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A Child Helps the Poor during the Irish Potato Famine

This illustration depicts the daughter of Captain Arthur Edward Kennedy, about seven years old at the time, distributing clothing to children and families in dire straits as a result of "The Great Hunger" (known, more commonly, as the "Irish Potato Famine").  

Captain Kennedy was a military officer, who had an appointment with the Poor Law Commission at Kilrush Union, County Clare (in western Ireland).

Fortunately, for Kennedy's daughter, the child did not face the type of circumstances which thousands of other young Irish children faced during the time of the Great Hunger.

Her father would have had access to food supplies which - if they had been available for everyone in Ireland - could have been sufficient for the country at large. Only the potato crops were failing - not all Irish-grown crops. Had the government not shipped much of those other agricultural products out of the country (as exports), there would have been far-fewer starving Irish people.

It is because of this policy - exporting other agricultural products to Britain, for example - that the Irish refer to these awful times as "The Great Hunger" (instead of the "Potato Famine"). Ireland did not have a nationwide loss of crops; it had a loss of potatoes, due to the potato blight.

The writer of The Illustrated London News' article, which accompanies the drawing of Miss Kennedy, writes the following in the ILN's December 22, 1849 issue:

Another Sketch follows (of Miss Kennedy), which shows that, amidst this world of wretchedness, all is not misery and guilt. Indeed, it is a part of our nature that the sufferings of some should be the occasion for the exercise of virtue in others.

Miss Kennedy (about seven years old) is the daughter of Captain Kennedy, the Poor-law Inspector of the Kilrush Union. She is represented as engaged in her daily occupation of distributing clothing to the wretched children brought around her by their more wretched parents.

In the front of the group I noticed one woman crouching like a monkey, and drawing around her the only rag she had left to conceal her nudity. A big tear was rolling down her cheek, with gratitude for the gifts the innocent child was distributing. The effect was heightened by the chilliness and dreariness of a November evening, and by the wet and mire in which the naked feet of the crowd were immersed.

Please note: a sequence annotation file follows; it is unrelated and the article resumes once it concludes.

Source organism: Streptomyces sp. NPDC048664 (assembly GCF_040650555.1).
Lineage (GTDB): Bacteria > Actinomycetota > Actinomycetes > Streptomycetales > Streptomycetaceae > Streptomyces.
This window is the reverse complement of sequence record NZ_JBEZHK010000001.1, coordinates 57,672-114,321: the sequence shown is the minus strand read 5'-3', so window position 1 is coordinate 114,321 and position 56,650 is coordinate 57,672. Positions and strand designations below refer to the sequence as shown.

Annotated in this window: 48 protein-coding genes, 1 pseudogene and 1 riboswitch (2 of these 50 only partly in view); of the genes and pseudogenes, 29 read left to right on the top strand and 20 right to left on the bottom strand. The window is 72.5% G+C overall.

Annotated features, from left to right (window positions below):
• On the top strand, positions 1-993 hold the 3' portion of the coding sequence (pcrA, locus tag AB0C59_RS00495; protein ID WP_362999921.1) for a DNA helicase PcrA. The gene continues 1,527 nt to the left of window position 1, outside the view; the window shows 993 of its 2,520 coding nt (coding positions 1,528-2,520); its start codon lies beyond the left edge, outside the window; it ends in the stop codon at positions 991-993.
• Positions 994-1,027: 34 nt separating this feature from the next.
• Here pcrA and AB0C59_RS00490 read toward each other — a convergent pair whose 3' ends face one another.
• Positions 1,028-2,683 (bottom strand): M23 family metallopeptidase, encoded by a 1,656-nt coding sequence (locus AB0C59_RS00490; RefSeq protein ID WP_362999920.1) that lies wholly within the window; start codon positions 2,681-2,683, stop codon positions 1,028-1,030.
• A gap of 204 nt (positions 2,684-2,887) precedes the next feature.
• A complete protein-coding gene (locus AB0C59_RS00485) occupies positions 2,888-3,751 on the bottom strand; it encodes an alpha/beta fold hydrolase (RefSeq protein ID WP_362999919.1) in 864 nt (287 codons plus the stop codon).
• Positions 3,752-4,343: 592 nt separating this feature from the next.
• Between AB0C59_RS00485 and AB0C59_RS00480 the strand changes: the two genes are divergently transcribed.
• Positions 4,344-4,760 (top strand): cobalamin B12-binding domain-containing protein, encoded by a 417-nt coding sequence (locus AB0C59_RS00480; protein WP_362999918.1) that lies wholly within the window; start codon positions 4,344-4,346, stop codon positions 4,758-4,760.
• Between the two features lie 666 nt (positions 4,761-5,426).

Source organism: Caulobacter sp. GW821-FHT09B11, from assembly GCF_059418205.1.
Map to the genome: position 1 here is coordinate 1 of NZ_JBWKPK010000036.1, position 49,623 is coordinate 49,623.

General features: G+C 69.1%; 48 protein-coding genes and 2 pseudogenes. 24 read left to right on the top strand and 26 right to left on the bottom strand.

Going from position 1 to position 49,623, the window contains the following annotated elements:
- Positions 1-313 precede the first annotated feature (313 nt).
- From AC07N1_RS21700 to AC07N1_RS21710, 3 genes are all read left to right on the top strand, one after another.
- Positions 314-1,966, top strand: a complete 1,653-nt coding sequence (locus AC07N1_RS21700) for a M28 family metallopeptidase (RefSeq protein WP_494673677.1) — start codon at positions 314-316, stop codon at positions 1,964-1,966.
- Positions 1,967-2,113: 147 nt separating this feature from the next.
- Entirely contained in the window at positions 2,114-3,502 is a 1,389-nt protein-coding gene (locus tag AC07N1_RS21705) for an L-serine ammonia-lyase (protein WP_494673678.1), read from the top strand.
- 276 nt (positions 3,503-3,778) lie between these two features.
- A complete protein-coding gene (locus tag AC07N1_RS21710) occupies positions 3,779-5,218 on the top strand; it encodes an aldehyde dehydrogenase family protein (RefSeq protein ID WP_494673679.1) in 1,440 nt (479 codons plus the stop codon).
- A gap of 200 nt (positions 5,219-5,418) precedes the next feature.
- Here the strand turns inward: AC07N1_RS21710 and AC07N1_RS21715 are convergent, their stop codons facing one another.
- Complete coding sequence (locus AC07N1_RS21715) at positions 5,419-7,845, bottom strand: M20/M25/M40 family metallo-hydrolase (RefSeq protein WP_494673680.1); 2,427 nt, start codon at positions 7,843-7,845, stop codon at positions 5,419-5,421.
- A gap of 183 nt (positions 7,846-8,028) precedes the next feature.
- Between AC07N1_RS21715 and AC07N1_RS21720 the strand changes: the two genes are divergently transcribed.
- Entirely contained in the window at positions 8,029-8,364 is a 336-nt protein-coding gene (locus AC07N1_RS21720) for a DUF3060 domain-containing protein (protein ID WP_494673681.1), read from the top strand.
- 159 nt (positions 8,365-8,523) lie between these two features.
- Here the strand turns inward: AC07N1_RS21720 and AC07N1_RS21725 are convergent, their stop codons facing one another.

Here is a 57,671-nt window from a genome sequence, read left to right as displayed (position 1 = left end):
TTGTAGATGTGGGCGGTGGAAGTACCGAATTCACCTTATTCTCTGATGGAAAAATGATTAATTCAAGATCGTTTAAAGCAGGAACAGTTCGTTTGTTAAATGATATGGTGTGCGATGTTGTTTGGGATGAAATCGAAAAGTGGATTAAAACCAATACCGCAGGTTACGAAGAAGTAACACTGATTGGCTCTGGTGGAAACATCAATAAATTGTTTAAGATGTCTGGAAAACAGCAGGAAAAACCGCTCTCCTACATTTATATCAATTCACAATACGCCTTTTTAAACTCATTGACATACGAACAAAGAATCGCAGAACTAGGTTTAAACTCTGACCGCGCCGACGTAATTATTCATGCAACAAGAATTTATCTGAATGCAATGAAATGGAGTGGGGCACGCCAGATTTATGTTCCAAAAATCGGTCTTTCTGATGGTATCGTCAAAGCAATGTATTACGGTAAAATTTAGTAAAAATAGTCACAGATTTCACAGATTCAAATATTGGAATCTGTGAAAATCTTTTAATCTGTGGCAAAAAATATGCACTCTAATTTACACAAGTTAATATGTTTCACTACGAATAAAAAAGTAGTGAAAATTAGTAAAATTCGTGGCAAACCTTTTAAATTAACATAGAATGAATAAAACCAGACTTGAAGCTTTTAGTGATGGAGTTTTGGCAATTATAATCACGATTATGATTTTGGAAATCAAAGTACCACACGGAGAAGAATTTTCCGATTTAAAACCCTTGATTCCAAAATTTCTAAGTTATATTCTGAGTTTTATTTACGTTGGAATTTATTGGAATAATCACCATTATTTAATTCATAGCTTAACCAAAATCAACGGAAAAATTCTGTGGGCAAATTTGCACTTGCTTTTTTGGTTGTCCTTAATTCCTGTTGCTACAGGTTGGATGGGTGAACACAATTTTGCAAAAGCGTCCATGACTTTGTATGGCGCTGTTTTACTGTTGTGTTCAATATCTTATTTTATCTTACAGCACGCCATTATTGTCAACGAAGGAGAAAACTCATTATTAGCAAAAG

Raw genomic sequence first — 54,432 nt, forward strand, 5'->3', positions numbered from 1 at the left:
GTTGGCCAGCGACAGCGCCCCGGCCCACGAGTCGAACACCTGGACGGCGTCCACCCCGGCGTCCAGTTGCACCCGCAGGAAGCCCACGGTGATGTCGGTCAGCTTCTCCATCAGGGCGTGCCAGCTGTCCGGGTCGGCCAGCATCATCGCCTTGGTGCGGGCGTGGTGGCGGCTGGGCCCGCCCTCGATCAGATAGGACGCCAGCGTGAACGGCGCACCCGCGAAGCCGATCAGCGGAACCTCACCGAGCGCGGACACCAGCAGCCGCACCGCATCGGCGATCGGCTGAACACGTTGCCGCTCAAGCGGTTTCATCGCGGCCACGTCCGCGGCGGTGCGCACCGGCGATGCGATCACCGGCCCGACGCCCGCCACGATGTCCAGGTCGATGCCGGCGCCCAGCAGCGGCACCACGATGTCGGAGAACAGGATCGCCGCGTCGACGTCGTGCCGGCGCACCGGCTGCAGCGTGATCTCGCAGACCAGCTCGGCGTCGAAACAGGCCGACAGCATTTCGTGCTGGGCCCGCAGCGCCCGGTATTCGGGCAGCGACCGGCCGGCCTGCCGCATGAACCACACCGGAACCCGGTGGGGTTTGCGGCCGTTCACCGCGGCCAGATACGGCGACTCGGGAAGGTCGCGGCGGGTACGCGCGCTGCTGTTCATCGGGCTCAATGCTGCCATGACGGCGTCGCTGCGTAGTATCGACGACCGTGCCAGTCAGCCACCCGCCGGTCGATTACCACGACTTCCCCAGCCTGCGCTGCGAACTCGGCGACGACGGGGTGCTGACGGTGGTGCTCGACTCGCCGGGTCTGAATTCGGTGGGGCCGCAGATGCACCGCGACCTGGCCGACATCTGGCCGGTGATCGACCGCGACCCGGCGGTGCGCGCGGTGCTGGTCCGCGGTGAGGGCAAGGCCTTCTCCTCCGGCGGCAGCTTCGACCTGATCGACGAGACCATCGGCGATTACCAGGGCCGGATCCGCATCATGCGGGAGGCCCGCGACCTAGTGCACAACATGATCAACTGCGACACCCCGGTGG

On Captain Kennedy being appointed to the Union, his daughter was very much affected by the misery of the poor children she saw; and so completely did it occupy her thoughts that, with the consent of her parents, she gave up her time and her own little means to relieve them.

She gave away her own clothes - she was allowed to bestow parts of her mother’s - and she then purchased coarse materials, and made up clothing for children of her own age; she was encouraged by her father and some philanthropic strangers, from whom she received sums of money, and whose example will no doubt be followed by those who possess property in the neighbourhood; and she devoted herself with all the energy and perseverance of a mature and staid matron to the holy office she has undertaken.

The Sketch will, I hope, immortalize the beneficient child, who is filling the place of a saint, and performing the duties of a patriot.

On all sides I hear of the praises of the amiable child and her excellent father, and this is not without a moral for the landlords. The public officers who are appointed to administer and control the relief of the poor, have it in their power to do much for the people. Mere kindness of manner, though they render no substantial assistance, endears them to the suffering crowd.

Captain Kennedy is at once kind, charitable, and judicious. He is at the head of the Union. He fills for the people the most important office in the district. He is the great man of the place. It must be so in other districts.

The funds are contributed by the landowners, but they are distributed by public officers. Thus, the Poor-law, which disposes of the landowners’ property, also deprives them of the pleasure and the burden of distributing it themselves. A public officer is made, in fact, to administer their estates, and he stands between them and their compulsory bounties, securing the respect and confidence which they might and ought to have. (ILN, 22 December 1849, at page 405.)

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Author: Carole D. Bos, J.D. 5119stories and lessons created

Original Release: Oct 07, 2013

Updated Last Revision: Sep 21, 2017


Media Credits

Illustration and quote from "The Illustrated London News," 22 December 1849 issue. Online, via Clare County Library.

 

PD

 

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